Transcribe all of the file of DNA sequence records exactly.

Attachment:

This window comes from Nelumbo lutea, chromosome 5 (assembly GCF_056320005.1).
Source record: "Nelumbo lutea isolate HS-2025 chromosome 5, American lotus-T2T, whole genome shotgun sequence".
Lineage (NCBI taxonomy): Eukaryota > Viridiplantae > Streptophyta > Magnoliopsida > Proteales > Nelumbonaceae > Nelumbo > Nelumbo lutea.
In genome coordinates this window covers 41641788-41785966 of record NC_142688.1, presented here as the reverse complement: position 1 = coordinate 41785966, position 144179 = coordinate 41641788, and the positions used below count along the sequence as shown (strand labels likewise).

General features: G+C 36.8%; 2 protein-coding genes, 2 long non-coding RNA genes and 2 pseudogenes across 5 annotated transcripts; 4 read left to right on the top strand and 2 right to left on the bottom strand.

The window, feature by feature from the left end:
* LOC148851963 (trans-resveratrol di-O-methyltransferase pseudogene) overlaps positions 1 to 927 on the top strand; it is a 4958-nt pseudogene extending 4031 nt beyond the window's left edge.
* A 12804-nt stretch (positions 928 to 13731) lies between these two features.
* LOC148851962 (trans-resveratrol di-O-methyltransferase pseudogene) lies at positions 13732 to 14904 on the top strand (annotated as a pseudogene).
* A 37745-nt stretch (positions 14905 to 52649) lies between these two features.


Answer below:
This window comes from Nelumbo lutea, chromosome 5 (assembly GCF_056320005.1).
Source record: "Nelumbo lutea isolate HS-2025 chromosome 5, American lotus-T2T, whole genome shotgun sequence".
Lineage (NCBI taxonomy): Eukaryota > Viridiplantae > Streptophyta > Magnoliopsida > Proteales > Nelumbonaceae > Nelumbo > Nelumbo lutea.
In genome coordinates this window covers 41641788-41785966 of record NC_142688.1, presented here as the reverse complement: position 1 = coordinate 41785966, position 144179 = coordinate 41641788, and the positions used below count along the sequence as shown (strand labels likewise).

General features: G+C 36.8%; 2 protein-coding genes, 2 long non-coding RNA genes and 2 pseudogenes across 5 annotated transcripts; 4 read left to right on the top strand and 2 right to left on the bottom strand.

The window, feature by feature from the left end:
* LOC148851963 (trans-resveratrol di-O-methyltransferase pseudogene) overlaps positions 1 to 927 on the top strand; it is a 4958-nt pseudogene extending 4031 nt beyond the window's left edge.
* A 12804-nt stretch (positions 928 to 13731) lies between these two features.
* LOC148851962 (trans-resveratrol di-O-methyltransferase pseudogene) lies at positions 13732 to 14904 on the top strand (annotated as a pseudogene).
* A 37745-nt stretch (positions 14905 to 52649) lies between these two features.